Every morning I brew Folgers-nothing-fancy in my headboard bookcase so that I can begin writing fresh from my dreams. Pajamas or nearly naked, depending on the season. Darkness or daylight, depending on the moon. Before I feed my dog and cats. Before I rummage in the pantry for breakfast in bed. Before the bald eagle flies low over the water outside my window… and he just this moment did...right on schedule. The white of his head and tail feathers so purely bright bright bright. I sigh. Every time.
For the past five weeks, I have written nothing new, other than a few watered down Facebook posts and I’ve not shared the reason. Till now.
At some point a writer needs to leave one’s nest and face criticism. Critique criticism, not you-bad-bad-girl criticism.
During the summer, I subscribed to Lidia Yuknavitch’s mailing list and, heck—I couldn’t believe it—that very same day I received a message that applications were open for her The Body of the Book workshop, where eight writers with unpublished manuscripts would meet for twelve Tuesday evenings to provide feedback and support. Not trite feedback-and-support but real, committed, feedback-that-feeds-support.
Omigosh. I began work on my application immediately. Cut to the chase. I was accepted.
I’ve been taking the train to Portland every Tuesday, booking into a wonderful little hotel that began as a sailors’ lodge in 1881. I’m loving the fifty-bucks-a-night coed hostel-style bunkroom. On the first day, the twenty-something clerk asked if I wanted her to show me how the key card worked. (WTF. Exclamation point. Yeah. I blanched. I blinked. But I simply said “no”. Ageism?? God bless me when I finally let my hair go grey. But nevermind. It’s a great place and at some point I guess I have to share that our brain cells don’t blink out like fireflies once we turn 65.)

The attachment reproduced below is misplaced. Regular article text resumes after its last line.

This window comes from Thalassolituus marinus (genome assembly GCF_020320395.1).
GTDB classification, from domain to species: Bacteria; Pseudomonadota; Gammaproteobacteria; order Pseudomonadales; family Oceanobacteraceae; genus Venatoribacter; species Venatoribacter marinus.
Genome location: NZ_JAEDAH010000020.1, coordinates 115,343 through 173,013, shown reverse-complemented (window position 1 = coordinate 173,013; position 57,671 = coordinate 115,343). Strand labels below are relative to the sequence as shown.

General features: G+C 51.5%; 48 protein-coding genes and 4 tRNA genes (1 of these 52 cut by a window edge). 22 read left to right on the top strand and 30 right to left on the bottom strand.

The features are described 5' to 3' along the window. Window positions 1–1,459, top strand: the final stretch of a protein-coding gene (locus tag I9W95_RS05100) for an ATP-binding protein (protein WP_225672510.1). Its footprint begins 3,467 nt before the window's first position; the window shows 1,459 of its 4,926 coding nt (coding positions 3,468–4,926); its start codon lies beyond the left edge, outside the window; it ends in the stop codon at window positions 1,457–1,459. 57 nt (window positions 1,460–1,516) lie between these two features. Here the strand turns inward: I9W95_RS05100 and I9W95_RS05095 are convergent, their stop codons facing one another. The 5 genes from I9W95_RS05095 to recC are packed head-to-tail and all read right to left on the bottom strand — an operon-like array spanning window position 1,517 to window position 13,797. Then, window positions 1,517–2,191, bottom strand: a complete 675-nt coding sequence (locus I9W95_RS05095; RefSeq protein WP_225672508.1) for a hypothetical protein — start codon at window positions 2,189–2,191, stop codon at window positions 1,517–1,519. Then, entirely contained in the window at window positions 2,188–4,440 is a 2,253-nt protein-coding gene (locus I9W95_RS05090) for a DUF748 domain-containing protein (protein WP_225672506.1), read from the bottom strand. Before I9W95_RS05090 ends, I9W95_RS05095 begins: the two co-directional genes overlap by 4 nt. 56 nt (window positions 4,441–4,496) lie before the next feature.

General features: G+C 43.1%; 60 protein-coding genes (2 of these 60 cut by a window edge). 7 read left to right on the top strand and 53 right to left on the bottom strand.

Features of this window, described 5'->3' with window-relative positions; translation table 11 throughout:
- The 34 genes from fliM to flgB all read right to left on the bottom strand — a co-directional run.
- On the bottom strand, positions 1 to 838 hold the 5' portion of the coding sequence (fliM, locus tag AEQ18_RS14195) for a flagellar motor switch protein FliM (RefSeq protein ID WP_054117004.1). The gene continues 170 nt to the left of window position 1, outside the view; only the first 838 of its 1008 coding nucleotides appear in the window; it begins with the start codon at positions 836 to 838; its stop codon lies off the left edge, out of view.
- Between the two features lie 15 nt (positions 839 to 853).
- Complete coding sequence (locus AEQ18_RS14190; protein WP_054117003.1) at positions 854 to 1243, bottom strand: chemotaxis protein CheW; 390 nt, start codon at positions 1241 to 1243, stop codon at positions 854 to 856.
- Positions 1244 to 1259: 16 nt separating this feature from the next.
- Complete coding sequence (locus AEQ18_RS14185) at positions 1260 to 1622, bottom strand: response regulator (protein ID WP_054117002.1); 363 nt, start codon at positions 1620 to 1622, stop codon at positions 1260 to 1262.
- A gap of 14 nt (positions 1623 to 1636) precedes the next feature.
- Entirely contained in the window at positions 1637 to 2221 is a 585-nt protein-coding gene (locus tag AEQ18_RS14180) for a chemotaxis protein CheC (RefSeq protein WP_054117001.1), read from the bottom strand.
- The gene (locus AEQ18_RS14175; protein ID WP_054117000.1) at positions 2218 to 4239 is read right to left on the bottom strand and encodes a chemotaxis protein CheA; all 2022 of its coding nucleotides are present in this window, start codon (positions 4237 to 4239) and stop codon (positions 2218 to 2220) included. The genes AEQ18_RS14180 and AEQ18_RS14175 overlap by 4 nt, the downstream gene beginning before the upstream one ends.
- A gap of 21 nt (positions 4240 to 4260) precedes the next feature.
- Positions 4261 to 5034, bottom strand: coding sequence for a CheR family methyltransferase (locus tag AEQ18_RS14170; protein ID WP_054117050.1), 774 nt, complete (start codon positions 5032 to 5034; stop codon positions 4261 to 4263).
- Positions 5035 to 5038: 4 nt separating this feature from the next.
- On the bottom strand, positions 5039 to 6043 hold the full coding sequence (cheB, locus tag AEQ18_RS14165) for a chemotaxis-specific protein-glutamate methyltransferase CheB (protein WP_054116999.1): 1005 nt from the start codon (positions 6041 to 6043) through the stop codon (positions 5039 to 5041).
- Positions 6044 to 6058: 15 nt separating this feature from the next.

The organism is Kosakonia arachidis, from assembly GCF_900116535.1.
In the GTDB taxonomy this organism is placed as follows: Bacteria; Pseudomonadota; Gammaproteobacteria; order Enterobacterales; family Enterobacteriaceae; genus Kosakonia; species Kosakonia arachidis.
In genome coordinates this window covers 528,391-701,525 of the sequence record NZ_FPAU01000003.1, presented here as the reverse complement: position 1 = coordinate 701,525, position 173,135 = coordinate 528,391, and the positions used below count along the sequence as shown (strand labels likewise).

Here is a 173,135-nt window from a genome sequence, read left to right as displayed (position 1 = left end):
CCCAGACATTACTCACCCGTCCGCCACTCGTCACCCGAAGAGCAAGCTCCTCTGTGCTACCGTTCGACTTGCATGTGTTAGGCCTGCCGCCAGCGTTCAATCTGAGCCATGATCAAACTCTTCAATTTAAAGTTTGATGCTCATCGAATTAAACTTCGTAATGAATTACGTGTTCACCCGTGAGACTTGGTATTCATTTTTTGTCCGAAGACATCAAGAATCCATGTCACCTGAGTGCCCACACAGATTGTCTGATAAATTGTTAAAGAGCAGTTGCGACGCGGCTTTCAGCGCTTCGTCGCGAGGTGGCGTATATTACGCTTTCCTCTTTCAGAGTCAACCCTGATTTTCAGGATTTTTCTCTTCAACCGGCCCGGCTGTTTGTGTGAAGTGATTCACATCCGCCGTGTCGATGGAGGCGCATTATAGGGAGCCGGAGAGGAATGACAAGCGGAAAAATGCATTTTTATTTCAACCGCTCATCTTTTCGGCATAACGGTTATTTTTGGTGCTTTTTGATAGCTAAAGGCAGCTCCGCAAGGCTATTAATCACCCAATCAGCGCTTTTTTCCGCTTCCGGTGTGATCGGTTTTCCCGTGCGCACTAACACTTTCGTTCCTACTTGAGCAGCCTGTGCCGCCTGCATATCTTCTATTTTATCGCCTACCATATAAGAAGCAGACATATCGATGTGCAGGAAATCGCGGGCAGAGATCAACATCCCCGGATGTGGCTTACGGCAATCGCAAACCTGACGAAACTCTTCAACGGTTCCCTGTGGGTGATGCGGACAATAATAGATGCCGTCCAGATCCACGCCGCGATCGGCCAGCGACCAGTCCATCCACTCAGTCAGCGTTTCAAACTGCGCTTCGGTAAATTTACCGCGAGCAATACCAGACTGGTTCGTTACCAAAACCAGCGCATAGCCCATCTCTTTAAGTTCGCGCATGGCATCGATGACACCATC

The class is all positive good stuff, all inspiration, all writerly comradery. Warm, hot, winey, and most of all, a safe space and politics aside, although we all share the same politics. Politics: the process of making decisions applying to all members of each group.
When we were accepted, we committed to bringing everything we’ve got to the other members in the group. Feedback and opportunity. Ninety new pages to think hard on each week. Pure responses.
So that’s what I’ve been up to.
We’re midway through the process.
I’m going to miss these brilliant woman and their stories when it’s over, but for now, I’m going to continue to respond with the same fervor that I appreciate from others.
As if that isn’t enough good stuff, it’s harvest season. When I return home, it’s blackberry jam, pickled beets, zucchini relish, homemade blackberry brandy fermenting in the downstairs closet, tomato sauce simmering on the stove, a lovely chunk of brisket brining in the refrigerator for my homemade pastrami.
It doesn’t get any better. Growing, nurturing and harvesting stories. Feeding our souls and our bodies.